The business of wireless data is expected to grow in the region of 100-200 % per annum and the mobile communication industry agrees that wireless data services will form the foundation for future business. The enormous success of short messaging in many countries proves that people accept the benefits of non-voice services.
Enhanced Data Rate for Global Evolution (EDGE) is a
This article provides an overview of EDGE
The importance of wireless data and multimedia services both for business and end customers are increasing on an unparalleled scale. Enhanced Data Rates for GSM Evolution (EDGE) is a new radio interface solution and is based on an enhanced modulation. EDGE offers GSM network operators an evolution path to mobile data and multimedia services with a three fold increase of data throughput in the existing GSM spectrum. EDGE therefore provides an alternative for operators who do not have a Universal Mobile Telecommunication System (UMTS) license. Moreover it also represents a complement to UMTS for operators intending to first deploy UMTS only in densely populated areas, but who can also use EDGE to provide wide area coverage of future oriented 3G services. In the US market operators have chosen EDGE as the 3G solutions. .
We are presently experiencing the Wireless Application Protocol (WAP) as well as the higher transmission speeds of High Speed Circuit Switched Data (HSCSD), joined by the convenience of “always on-line” direct Internet connections with GPRS. 
EDGE, new radios interface
EDGE, is a major improvement in GSM phase 2+. As a modification to existing GSM networks, EDGE does not require new network elements. 
In the US, for instance, EDGE is part of the IS-136 High Speed concept, which is one of the third generation Radio Transmission
The increased bit rates of EDGE put requirements on the GSM/GPRS network architecture. Figure. 1 illustrates the GSM/GPRS architecture, the shaded parts of which are discussed in this section. Other nodes and interfaces are not affected at all by EDGE introduction. An apparent bottleneck is the A-bis interface, which today supports up to 16 kb/s per traffic channel. With EDGE, the bit rate per traffic channel will approach 64 kb/s, which makes allocation of multiple A-bis slots to one traffic channel necessary. Alternative asynchronous transfer mode (ATM) or IP-based solutions to this problem can also be discusses.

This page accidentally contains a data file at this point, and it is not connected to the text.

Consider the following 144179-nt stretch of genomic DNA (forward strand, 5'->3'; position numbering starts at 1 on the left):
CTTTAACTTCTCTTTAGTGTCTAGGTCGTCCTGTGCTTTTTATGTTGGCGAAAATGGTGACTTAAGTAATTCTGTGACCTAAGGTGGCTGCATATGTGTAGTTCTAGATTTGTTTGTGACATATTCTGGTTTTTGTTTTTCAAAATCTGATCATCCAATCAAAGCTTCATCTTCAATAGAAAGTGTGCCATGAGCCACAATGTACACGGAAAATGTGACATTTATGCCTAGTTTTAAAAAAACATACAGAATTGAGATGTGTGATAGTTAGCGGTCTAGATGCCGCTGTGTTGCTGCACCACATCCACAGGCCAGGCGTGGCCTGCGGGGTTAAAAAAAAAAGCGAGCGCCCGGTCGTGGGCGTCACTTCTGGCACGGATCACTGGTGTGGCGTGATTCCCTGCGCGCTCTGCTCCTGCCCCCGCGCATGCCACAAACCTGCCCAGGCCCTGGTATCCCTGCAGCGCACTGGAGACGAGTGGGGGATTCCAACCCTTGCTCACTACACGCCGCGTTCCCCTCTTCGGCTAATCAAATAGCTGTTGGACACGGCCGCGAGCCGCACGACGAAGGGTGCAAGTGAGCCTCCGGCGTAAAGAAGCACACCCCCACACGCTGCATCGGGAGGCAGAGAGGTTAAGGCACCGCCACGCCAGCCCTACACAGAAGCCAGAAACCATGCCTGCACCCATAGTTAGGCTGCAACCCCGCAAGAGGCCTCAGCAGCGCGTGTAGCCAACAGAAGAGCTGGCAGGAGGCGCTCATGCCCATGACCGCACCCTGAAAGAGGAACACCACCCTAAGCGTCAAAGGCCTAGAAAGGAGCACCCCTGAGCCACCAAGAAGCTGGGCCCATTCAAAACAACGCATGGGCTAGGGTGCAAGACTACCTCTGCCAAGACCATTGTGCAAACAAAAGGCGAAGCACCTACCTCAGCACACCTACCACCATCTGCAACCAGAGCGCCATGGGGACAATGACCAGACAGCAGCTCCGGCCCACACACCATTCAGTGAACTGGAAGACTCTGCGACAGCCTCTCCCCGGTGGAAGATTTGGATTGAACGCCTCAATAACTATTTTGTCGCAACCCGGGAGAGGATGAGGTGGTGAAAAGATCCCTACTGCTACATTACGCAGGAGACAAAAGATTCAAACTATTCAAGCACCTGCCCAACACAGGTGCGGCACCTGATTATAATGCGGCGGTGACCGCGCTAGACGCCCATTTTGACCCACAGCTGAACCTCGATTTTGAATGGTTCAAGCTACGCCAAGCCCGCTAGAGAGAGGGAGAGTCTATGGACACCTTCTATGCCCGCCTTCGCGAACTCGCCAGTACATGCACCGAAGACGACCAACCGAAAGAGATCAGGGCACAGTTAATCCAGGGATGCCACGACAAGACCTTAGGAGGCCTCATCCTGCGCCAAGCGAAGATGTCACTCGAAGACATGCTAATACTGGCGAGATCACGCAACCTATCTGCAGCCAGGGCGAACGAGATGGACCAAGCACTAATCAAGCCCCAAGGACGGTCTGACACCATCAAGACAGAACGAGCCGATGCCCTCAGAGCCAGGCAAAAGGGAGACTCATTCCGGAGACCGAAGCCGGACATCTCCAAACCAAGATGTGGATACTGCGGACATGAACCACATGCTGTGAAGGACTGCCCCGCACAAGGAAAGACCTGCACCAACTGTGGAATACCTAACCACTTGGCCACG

One important fact is, however, that the 16 kb/s limit will be exceeded already by the introduction of two coding schemes (CS3 and CS4) in GPRS, which have a maximal bit rate per traffic channel of 22.8 kb/s. Consequently, the A-bis limitation problem is being solved outside the EDGE standardization, and it is therefore a GPRS related, not EDGE-related, modification. For GPRS-based packet data services, other nodes and interfaces are already capable of handling higher bit rates, and are thus not affected. For circuit-switched services, the A interface can handle 64 kb/s per user, which is not exceeded by EDGE circuit-switched bearers. 
2.1. Impact on GSM Network Planning
An important prerequisite, which to a large extent will determine the success of EDGE in GSM, is that a network operator be able to introduce EDGE gradually. For initial deployment, EDGE-capable transceivers will supplement standard GSM/GPRS transceivers in a subset of the existing cells where EDGE coverage is desired. Hence, an integrated mix of GSM, GPRS, and EDGE users will coexist in the same frequency band. To minimize effort and cost for the network operator, radio network planning (including cell planning, frequency setting of power and other cell parameters) must not require extensive modification.
2.1.1. Coverage Planning
One characteristic of non-transparent radio link protocols that include automatic repeat request (ARQ), is that low radio link quality only results in a lower bit rate for the user. Hence, low SIR for a user does not result in a dropped call, as for speech, but in a temporary decrease of user bit rate. For transparent bearers, which typically offer a constant bit rate, link quality control must be extended to incorporate resource allocation, in the sense that the number of dynamically allocated time slots fits the bit rate and bit error rate (BER) retirements. Transparent bearers, will thus be available in the entire GSM cell, but require fewer time slots in the center of the cell (where 8-PSK coding schemes can be used).
2.1.2. Frequency Planning
Most mature GSM networks of today have an average frequency reuse factor of around 9 (meaning that available frequencies are divided into nine frequency groups). However, there is also a trend toward tighter reuse factors. With the use of frequency hopping, multiple reuse patterns (MRP), and discontinuous transmission (DTX), reuse factors as low as 3 become feasible. EDGE supports a variety of reuse patterns. In fact, by its use of link quality control, EDGE can be introduced in an arbitrary frequency plan, and benefit from high SIR closer to the base stations. EDGE can be introduced in an existing GSM frequency plan, and that it also supports future high-capacity solutions based on tighter frequency reuse.
2.1.3. Radio Network Planning